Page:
As a human being on this Earth, you might be concerned about the health of our planet. How much more time do we have until large cities become deserts and water is a rarity within society? It’s not looking great for Oregon, as hot and dry summers filled with forest fires become the future norm, resulting in staying inside for weeks due to air toxicity.
Climate change is already here and it is changing our world as we know it. While for some it is viewed as a mere belief, reality is setting in for Oregonians. Within the last couple of weeks, four more counties within Oregon declared drought emergencies, bringing the total number of counties experiencing this drought crisis to 11.
There are 36 counties in Oregon—what if by August there are 20 counties experiencing this horrific drought? What might we do to prevent Oregon from getting there?
It might come down to measuring and predicting these droughts before they happen. Andrew Schwartz, station manager at the Central Sierra Snow Lab for UC Berkeley, said we need to pay attention to the ground. Specifically, Schwartz stated that the dry soil sucks up all the water, and that because of this, water doesn’t make it to reservoirs or other small bodies of water.
Everything is drying out more quickly—water is being absorbed more quickly and the tree canopy that usually helps keep the snow in the shade is basically gone.
What comes with dry soil? Forest fires. And boy has the West Coast seen plenty of those in the past two years. I don’t want the future to be full of dust-storm drills and always having to be indoors like in the film Interstellar. I wouldn’t mind the spaceships though.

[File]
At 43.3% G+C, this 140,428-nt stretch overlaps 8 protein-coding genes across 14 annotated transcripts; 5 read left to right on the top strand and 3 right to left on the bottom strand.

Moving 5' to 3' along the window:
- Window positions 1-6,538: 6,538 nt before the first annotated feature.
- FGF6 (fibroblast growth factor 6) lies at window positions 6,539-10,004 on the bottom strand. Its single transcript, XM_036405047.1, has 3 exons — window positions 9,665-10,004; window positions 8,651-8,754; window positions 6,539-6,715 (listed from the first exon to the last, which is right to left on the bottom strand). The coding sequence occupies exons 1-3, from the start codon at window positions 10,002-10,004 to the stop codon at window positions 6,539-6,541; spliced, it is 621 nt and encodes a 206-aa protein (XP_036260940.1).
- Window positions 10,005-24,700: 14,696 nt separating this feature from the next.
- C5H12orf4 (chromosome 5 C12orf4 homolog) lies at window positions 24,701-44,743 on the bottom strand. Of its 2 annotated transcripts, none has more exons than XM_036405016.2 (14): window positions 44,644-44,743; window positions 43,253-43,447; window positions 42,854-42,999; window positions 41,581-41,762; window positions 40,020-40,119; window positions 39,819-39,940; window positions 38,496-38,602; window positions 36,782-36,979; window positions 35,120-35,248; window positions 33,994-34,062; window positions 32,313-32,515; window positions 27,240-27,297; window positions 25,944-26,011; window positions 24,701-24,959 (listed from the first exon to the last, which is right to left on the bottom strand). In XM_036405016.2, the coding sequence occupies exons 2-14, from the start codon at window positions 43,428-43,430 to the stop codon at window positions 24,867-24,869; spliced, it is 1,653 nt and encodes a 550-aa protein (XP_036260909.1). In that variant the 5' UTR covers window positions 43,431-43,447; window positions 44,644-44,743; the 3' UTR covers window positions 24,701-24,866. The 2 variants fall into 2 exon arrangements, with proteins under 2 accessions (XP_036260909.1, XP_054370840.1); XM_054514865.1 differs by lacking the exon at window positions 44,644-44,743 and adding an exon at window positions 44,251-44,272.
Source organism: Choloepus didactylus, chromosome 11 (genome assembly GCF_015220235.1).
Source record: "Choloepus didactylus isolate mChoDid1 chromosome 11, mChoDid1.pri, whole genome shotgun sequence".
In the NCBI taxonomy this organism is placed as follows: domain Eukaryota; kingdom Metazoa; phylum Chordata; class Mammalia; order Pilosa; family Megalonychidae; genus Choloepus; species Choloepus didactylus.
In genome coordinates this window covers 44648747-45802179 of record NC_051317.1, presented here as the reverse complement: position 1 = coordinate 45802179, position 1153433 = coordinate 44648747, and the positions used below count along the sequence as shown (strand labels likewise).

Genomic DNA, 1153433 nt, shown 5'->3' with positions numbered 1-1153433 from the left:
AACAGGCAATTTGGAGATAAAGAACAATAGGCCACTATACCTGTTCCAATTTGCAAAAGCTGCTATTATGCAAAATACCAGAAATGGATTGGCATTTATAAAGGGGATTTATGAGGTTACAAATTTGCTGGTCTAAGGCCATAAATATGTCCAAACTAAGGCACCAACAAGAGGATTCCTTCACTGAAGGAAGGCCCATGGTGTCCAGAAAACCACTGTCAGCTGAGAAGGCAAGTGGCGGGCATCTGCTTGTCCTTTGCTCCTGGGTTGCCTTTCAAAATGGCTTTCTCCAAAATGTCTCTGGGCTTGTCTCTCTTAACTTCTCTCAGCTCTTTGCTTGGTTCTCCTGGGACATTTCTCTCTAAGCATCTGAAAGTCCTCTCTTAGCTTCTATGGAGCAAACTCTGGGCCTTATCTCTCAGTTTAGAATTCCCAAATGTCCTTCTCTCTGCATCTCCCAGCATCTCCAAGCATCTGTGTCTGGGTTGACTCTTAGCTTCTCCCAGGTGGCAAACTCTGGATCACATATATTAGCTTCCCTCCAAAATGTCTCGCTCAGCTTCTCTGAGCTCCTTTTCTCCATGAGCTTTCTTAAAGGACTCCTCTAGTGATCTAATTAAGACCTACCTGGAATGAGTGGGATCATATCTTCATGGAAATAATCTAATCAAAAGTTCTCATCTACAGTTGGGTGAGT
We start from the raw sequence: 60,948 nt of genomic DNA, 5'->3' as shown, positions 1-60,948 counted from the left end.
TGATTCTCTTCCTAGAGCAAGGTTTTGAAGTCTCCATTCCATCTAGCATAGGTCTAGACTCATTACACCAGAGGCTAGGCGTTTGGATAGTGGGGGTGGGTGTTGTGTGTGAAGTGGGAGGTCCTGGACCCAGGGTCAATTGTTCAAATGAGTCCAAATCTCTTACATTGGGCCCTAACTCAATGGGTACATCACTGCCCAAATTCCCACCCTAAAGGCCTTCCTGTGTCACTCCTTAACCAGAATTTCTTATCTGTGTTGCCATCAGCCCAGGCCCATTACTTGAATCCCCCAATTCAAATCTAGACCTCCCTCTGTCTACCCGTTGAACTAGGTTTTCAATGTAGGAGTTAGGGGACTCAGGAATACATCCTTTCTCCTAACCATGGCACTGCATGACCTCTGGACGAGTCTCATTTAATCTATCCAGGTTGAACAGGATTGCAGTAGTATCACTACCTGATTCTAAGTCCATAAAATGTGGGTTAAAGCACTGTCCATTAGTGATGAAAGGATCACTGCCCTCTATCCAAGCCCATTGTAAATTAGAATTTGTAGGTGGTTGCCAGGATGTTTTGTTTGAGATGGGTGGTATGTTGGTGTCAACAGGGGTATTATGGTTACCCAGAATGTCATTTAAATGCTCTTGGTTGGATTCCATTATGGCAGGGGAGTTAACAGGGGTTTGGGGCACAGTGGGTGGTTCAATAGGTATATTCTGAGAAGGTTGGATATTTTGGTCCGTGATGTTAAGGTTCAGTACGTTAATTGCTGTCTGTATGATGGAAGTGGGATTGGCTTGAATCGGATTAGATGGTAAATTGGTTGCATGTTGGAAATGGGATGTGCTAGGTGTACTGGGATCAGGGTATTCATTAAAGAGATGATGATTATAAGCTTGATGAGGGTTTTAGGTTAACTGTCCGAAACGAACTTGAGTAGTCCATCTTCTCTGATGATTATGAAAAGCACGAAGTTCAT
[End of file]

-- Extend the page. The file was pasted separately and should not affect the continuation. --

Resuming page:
As Schwartz suggested, we have to be strategic in placing our available water in locations where life grows and flourishes to avoid forest fires and severe droughts. We can’t continue to have counties drying up one after another.
Perhaps we as a society have to get even more innovative. For instance, if we do run out of freshwater, we could use ocean water.
70% of the Earth is covered with water. What if we used some of that water to address our drying topsoil? We could desalinate the water—boil it, convert it to steam then have it condensed. This is time-consuming, but if the big billionaires of the world would stop buying social media apps and focus on serious problems, we could do it. If there is a will, there is a way.
Another groundbreaking idea is harvesting water from the air. Massachusetts Institute of Technology (MIT) has done this using a solar-powered device with mechanical, organic frameworks to catch water and condense it. It passes through two temperature zones and doesn’t use electricity, but most importantly, it can produce water in just about any climate—including deserts!
Lastly, we can become more thoughtful and resourceful in our water usage. No more showers longer than 10 minutes. No more leaving the sink running while brushing our teeth. We could wait until our car is really dirty before taking it to the car wash. We could also start collecting and drinking rainwater—the list goes on. Every little bit helps in the grand scheme of things.
We have the technology to cut down on excess water usage, and we could use the water we save to help keep our counties from falling into an ever-spiraling drought. So when will the change we need come? Is our society too far gone to recognize the importance of being resourceful and of implementing alternative ways to keep our soil healthy and fertile?
Climate change is happening now and we need to act. There is no back-up planet. While I think it would be cool to live on the moon or Mars, I’d rather live on Earth.
We can make these changes together because time is running out. While the world probably doesn’t need us, we absolutely need it.